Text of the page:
fibro warriors can agree on is that your lifestyle usually changes after fibro enters your world. If you don’t have fibro you might be able to stay out late or get ready in the morning without thinking twice, but with fibro, you may realize making small changes to your routine can actually lead to less pain later on.
Of course, changing up your lifestyle habits doesn’t mean your fibromyalgia will be “cured,” and it’s important to talk with your doctor about any changes you want to make to your health (and keep doing any prescribed treatments you’ve already discussed). But it can be really helpful to hear what other people have done to help make life with fibromyalgia a little bit easier. We asked our Mighty communitY a.
Everyone reacts to fibromyalgia and its treatment strategies differently, but perhaps you’ve tried (or have been curious about trying) some of the ideas below. Let us know if you have any additional ideas in the comments.
Here’s what our community shared with us:
1. Taking Relaxing Baths
“Take hot Epsom salt baths. Helps those aches and pains. Add in some lavender essential oils for extra therapy. Twenty minutes to feeling a bit better.” — Jenn B.
“Taking baths instead of showers. Helps with the pain and allows me to get clean at the same time.” — Krystina F.
“Taking baths with salts and giving myself that time to soak, de-stress, turn my phone off and really unwind.” — Lauren H.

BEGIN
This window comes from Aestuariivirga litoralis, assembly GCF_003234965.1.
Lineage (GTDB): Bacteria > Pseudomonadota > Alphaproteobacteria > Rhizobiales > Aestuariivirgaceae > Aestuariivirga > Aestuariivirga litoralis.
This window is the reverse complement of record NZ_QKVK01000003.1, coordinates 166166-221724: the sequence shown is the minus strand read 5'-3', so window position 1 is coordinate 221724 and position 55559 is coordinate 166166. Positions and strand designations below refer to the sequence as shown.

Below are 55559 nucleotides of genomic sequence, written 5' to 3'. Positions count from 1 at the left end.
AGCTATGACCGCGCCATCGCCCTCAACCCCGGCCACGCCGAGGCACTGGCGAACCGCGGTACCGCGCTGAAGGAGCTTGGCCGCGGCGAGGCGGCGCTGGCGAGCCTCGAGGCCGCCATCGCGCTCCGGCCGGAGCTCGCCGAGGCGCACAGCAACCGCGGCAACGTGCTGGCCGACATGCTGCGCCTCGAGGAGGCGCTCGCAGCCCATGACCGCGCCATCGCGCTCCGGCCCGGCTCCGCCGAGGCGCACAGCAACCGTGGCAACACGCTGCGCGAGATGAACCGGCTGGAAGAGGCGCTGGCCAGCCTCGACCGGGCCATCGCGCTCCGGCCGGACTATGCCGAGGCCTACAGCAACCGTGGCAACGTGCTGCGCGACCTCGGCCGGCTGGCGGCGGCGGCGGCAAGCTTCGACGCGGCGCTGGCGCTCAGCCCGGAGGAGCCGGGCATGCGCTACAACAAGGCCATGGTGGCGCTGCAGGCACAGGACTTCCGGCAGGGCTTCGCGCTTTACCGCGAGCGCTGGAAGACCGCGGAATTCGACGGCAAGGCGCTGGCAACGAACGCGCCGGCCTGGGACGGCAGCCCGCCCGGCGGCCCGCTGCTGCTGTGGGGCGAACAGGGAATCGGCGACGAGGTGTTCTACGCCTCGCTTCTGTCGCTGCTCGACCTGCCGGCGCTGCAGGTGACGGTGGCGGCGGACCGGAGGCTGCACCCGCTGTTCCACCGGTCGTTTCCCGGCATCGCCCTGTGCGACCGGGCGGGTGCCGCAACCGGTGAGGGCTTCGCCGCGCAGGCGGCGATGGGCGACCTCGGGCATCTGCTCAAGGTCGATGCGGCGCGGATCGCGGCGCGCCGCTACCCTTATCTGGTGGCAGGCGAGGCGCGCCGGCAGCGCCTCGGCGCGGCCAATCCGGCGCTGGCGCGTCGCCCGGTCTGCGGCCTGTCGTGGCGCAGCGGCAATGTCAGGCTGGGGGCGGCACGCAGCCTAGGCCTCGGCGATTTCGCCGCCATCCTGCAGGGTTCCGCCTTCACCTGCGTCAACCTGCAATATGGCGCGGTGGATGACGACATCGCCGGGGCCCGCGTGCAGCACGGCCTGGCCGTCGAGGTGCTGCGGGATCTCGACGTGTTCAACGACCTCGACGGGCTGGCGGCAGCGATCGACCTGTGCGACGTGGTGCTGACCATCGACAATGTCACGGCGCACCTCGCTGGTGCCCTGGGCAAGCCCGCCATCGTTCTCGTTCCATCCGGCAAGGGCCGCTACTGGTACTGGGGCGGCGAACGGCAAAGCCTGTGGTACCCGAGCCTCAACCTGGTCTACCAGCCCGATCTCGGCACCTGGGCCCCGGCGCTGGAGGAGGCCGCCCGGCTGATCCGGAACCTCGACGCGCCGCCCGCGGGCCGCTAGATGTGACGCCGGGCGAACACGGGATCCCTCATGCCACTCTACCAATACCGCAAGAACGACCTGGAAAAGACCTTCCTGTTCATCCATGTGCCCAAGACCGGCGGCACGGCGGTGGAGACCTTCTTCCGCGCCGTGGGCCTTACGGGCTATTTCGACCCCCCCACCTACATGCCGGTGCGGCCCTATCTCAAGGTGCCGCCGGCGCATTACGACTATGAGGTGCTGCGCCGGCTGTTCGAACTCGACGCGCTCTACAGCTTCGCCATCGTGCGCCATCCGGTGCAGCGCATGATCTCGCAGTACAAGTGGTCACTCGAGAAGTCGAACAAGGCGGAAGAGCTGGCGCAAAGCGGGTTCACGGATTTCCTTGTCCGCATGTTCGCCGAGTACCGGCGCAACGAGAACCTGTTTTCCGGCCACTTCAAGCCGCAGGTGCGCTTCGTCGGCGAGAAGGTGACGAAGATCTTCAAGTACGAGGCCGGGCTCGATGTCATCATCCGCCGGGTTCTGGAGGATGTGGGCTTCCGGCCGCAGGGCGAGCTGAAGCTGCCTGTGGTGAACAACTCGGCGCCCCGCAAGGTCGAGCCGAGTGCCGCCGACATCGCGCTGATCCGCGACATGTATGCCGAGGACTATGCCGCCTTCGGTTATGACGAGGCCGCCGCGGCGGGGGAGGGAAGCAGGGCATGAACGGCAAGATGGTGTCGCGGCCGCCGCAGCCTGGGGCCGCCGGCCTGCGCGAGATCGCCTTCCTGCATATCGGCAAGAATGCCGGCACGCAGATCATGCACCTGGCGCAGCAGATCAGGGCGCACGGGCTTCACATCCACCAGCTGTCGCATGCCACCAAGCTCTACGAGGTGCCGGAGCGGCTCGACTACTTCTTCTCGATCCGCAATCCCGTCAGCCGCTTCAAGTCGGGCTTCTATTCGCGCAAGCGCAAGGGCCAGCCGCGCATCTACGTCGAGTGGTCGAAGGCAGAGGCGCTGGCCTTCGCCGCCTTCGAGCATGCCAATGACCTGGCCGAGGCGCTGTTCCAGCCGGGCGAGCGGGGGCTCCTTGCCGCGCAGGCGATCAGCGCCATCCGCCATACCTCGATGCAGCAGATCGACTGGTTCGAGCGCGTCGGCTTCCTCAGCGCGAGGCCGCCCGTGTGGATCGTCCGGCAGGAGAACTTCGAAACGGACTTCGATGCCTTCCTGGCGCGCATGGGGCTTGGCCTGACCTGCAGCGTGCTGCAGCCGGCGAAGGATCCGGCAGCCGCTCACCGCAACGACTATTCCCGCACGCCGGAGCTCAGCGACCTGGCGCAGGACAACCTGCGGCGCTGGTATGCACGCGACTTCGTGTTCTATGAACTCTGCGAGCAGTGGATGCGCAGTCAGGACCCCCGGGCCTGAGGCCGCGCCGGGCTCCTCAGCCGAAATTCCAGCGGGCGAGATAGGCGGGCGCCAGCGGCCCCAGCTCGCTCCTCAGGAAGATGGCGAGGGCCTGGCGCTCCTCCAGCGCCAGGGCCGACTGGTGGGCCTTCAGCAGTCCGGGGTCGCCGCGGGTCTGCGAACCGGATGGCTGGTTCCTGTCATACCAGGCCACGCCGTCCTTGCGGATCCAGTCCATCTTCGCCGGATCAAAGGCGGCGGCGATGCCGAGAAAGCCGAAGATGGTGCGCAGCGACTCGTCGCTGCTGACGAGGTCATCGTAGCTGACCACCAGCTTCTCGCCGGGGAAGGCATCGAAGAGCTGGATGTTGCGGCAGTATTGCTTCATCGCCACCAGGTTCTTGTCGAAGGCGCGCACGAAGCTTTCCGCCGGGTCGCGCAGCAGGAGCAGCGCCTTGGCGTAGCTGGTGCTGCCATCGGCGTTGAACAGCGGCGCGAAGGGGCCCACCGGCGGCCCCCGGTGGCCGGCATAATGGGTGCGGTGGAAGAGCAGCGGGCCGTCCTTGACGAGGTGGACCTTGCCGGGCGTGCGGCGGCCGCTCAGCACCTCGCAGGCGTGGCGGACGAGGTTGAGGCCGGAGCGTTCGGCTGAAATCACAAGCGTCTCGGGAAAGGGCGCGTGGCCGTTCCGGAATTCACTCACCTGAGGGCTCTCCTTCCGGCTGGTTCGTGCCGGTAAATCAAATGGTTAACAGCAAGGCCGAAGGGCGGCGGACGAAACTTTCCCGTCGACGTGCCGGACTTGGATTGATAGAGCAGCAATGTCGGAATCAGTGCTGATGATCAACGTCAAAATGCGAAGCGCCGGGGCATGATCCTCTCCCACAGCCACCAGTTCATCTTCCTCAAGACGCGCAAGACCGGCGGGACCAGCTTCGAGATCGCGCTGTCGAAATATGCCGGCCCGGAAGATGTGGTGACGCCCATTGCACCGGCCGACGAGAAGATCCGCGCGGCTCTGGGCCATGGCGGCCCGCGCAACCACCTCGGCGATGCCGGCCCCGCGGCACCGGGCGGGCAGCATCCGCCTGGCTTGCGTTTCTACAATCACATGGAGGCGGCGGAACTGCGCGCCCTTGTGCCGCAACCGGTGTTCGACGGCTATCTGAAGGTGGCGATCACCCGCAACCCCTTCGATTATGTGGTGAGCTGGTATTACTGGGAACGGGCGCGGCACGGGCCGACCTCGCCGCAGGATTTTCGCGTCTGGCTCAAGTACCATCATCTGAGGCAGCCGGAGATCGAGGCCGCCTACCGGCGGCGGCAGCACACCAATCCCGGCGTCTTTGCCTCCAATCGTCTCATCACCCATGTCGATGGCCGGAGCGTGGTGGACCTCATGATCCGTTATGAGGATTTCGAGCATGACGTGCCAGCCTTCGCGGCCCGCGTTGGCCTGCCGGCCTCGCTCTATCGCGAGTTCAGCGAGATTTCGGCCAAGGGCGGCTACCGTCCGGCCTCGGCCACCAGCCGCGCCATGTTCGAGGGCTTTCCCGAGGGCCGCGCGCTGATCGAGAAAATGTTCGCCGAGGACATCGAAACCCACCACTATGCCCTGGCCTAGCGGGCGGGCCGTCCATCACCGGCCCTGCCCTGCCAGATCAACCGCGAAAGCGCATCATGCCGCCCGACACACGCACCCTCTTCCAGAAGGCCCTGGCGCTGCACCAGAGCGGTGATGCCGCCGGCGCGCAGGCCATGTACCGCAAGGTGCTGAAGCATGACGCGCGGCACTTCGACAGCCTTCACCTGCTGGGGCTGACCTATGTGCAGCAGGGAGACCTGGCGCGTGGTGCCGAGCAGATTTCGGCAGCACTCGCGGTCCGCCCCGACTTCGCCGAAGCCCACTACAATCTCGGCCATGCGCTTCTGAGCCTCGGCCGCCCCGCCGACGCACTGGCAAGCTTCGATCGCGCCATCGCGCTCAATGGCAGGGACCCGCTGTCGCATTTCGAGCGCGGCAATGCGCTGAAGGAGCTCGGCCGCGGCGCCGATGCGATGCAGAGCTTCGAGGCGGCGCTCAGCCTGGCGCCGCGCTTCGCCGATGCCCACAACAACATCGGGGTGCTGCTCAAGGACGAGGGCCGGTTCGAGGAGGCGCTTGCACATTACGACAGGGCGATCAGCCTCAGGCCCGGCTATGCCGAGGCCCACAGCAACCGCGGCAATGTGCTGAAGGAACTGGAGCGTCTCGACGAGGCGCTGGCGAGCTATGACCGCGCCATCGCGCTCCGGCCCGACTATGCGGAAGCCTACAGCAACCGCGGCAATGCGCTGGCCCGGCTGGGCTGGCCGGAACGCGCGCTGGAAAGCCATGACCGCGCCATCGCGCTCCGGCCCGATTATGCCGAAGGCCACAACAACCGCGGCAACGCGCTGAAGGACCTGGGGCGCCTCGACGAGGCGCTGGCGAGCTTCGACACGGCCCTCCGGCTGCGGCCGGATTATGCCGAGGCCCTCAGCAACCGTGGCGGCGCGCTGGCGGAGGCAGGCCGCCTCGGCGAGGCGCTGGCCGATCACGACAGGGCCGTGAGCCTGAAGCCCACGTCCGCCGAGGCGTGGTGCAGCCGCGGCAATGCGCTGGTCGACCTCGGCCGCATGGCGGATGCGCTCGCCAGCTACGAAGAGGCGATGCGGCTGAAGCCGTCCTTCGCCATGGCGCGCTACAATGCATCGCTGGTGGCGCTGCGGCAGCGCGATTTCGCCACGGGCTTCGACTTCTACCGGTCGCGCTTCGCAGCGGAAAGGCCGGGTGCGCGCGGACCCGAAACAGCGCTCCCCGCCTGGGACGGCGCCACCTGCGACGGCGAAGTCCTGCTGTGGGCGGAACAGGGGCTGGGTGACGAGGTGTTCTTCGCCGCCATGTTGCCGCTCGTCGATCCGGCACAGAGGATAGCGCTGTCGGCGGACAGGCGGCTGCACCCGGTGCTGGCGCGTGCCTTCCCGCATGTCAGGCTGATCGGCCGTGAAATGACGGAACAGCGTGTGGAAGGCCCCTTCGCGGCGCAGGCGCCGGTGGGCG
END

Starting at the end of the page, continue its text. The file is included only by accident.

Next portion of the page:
2. Saying “No”
“Knowing when to say no. It sucks, I don’t like doing it, but sometimes your body needs rest.” — Melissa H.
“Saying no more often. I can only do so much in a day.” — Lisa B.
“Saying no. I used to be a mega people pleaser saying yes to everything. That’s too exhausting and stressful. Took a lot of practice and many others were shocked at my drastic change, but it has been beneficial to my health and well-being.” — Sarah N.
3. Gentle Exercise and Stretching
“For me, doing gentle exercise like Classical Stretch really helps me feel less stiff. It doesn’t take away all my pain but it helps me slowly build strength while loosening up tight muscles.” — Jenifer J.
4. Practicing Mindfulness
“Mindfulness. I meditate twice a day and it helps to relax me and helps me sleep. It has helped me to manage the fatigue.” — Joanne R.
5. Buying Pre-Cut Produce
“I buy pre-cut fruits and vegetables to help me be able to cook and have healthy snacks when I just don’t have the strength.” — Kendra S.
6. Pacing/Spreading Out Activities
“Living in a small town, I used to do a full day of errands whenever I was in the city. Now I limit myself to two and limit errand days to one or two a week. It takes a lot longer to get things done, but I crash less frequently.” — Marian V.
“Pacing myself and being kind to myself.” — Lakshmi R.
“I try to avoid making plans for mornings. I almost always have a rough night so I need those extra hours to recover. Knowing I’ve no plans till the afternoon at least, takes that stress off and it means less cancellations from me and less guilt.” — Dawn M.
“Plan my schedule with rest days before and after events.” — Melanie C.
“Knowing I cannot have two appointments in the same day… must be one day off between.” — Carolyn M.
7. Using Mobility Aids
“Walking stick. Keeps me balanced on bad days as my knees give up on me.” — Kirst F.